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Snapshots | Shamet Sets Franchise Rookie Record in Rout of Wizards

Photos: Kurt Gies


On a night the 76ers (27-14) were without JJ Redick (back), the sharpshooter’s understudy did just fine, thank you.

In fact, his performance was historic.

Setting a new franchise rookie record by hitting eight 3-pointers, Landry Shamet led the way, scoring a career-high 29 points as the Sixers rolled past the Washington Wizards (16-25), 132-115, Tuesday at The Center.

He caught fire late in the third quarter, connecting on four of his threes in the final four minutes of the frame. His other four threes came in the first half.

Shamet’s eight treys established a new season-high for all first-year players in the NBA. He became just the 10th rookie ever to reach the mark, and finished one triple shy of tying the league mark shared by Yogi Ferrell (2017) and Rodrigue Beaubois (2010).

“When you lose JJ, you try to find other ways to score, and we sure found ways to score with [Shamet],” said Brett Brown.

Thanks to Shamet’s crazy heat check, the Sixers matched their longest winning streak of the year, at four, and stayed unbeaten since the calendar flipped to 2019. They also tied a season-high with 17 threes collectively, and rewrote an arena record with 39 assists.

“It just felt like any other game,” Shamet said. “I came out and was shooting the ball, and these guys just keep telling me to keep shooting and just let the game come to me. It just turned into what it turned into.”

For as critical as Shamet was to putting Washington away, Jimmy Butler was vital to giving the Sixers a needed kick start. The Wizards raced out to a 10-point lead three and a half minutes into regulation, but it was Butler who tallied nine points during a go-ahead 12-2 spurt.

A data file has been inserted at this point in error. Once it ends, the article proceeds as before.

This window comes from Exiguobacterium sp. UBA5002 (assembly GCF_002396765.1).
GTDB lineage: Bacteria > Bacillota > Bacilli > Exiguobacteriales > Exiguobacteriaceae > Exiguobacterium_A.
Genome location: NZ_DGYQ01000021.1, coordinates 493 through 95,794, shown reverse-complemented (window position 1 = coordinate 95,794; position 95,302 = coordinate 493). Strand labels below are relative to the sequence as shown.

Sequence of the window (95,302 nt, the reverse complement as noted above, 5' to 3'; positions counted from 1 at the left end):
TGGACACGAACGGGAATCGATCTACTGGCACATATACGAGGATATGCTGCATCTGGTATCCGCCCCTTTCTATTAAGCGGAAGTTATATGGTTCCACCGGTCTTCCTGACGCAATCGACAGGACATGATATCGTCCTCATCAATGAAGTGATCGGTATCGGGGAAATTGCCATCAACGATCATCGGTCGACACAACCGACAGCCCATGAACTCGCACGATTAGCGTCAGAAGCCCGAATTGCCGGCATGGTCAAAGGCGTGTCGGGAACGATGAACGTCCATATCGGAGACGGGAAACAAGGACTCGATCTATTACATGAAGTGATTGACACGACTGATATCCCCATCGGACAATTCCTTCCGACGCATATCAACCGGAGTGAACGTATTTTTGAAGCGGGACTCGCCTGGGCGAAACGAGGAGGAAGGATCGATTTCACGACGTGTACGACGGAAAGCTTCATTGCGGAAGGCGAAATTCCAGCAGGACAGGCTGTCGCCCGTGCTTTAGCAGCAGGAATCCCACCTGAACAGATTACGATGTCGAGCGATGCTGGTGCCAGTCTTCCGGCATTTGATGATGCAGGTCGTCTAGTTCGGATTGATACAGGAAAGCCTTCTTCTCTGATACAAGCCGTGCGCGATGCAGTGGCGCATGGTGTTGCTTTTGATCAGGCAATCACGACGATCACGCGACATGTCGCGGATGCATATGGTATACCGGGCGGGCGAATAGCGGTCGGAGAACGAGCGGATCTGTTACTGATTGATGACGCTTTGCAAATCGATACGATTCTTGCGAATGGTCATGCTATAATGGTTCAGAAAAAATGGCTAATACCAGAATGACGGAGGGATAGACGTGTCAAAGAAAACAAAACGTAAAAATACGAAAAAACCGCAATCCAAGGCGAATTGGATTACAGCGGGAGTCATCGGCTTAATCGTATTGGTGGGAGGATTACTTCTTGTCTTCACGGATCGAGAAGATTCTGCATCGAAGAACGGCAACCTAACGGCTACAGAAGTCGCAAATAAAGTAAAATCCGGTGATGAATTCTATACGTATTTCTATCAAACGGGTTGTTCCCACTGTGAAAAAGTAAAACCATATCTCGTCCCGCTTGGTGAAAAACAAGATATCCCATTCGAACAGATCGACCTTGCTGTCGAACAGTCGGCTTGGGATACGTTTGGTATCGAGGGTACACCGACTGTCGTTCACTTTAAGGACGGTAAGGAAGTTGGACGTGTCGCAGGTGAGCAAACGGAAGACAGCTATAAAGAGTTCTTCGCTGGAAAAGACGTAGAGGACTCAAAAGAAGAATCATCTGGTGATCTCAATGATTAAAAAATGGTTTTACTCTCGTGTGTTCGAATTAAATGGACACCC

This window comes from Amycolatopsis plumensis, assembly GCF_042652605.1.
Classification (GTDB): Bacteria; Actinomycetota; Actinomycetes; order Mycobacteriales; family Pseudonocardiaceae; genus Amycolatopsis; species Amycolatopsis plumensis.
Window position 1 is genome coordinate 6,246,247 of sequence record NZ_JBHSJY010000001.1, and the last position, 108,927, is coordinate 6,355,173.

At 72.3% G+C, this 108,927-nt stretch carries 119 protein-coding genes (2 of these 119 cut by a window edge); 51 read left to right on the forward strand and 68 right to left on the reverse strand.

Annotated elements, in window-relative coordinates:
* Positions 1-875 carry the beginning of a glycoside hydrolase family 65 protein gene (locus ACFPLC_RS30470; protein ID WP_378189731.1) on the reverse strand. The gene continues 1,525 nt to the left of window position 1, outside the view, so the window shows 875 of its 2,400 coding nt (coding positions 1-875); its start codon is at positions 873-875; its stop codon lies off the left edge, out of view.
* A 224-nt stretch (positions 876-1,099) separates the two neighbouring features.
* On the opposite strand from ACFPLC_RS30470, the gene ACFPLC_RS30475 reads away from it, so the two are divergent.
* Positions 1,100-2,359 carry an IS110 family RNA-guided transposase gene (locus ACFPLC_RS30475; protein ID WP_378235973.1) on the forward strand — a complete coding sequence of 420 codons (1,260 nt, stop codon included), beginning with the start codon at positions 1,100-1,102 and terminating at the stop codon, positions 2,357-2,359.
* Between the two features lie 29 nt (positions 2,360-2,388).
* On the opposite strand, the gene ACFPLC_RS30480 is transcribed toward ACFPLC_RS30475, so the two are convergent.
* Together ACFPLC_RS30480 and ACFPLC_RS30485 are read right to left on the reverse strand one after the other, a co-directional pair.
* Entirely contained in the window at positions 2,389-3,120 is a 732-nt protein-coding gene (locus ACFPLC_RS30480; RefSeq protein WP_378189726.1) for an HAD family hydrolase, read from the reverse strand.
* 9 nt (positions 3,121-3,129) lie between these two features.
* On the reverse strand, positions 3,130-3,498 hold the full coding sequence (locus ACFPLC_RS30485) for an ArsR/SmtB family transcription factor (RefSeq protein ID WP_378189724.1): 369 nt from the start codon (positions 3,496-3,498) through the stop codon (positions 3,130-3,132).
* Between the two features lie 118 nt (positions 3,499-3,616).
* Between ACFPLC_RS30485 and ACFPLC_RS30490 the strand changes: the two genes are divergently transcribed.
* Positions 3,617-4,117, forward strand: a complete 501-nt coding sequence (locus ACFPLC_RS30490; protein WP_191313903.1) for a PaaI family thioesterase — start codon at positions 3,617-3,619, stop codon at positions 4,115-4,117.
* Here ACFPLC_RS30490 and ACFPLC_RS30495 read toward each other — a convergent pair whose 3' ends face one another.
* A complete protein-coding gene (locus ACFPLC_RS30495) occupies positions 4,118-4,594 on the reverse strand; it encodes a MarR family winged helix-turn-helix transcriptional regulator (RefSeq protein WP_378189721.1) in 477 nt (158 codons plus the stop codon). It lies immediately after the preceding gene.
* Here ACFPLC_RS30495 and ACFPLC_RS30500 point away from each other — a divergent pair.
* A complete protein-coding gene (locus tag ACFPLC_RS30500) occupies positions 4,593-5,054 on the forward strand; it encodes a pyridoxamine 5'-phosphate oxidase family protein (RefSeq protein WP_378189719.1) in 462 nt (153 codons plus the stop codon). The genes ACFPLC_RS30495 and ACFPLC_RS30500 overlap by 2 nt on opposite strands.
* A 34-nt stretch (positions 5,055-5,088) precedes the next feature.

The All-Star, back in action for the first time in three games, started 6 for 6 from the field, and racked up 20 points on the night.

Like Butler and the rest of the Sixers’ starters, Joel Embiid didn’t play beyond Tuesday’s third period. The big man posted his 35th double-double of the season (20 pts, 10 reb), while Ben Simmons supplied 17 points, five rebounds, and nine assists.

Click here for a complete box score.


Back in the spring, the Sixers worked Landry Shamet out twice before the draft. Almost immediately in his first audition, the Wichita State product left a lasting impression that would ultimately tempt the Sixers to choose him with the 26 overall pick.

Brett Brown retold the story following Tuesday’s game:

“One of the things that [Senior Advisor to the Head Coach] Jim O’Brien spotted, I think in the… first minute that we brought him into a gym and worked him out, was his ability to get a shot off quick. There is no dip. He’s not trying to get hand position on the ball. He can receive a ball and shoot a ball at the level that he catches it. He doesn’t have to bring it down, or bring it over, or whatever. It really was one of the attractions when we watched him workout, and it was Coach O’Brien who was on it first.”

Brown said that against Washington, Shamet’s skill was “at its best.”

“He could catch and get shots off quick,” Brown said of Shamet. “The wiggle room in our league is so small, the ability to do that ends up really being an incredible advantage as you move forward in your career – can you get shots off against elite NBA athletes? Tonight he did.”


There were plenty of big numbers that emerged from Tuesday’s win, with Landry Shamet’s point and 3-point field goal totals most prominent among them.

Also of note versus the Wizards was that the Sixers equaled a season-high with 132 points in regulation. They also tied a season-best with 17 threes, and registered considerable advantages in points in the paint (58-40) and fastbreak points (18-6).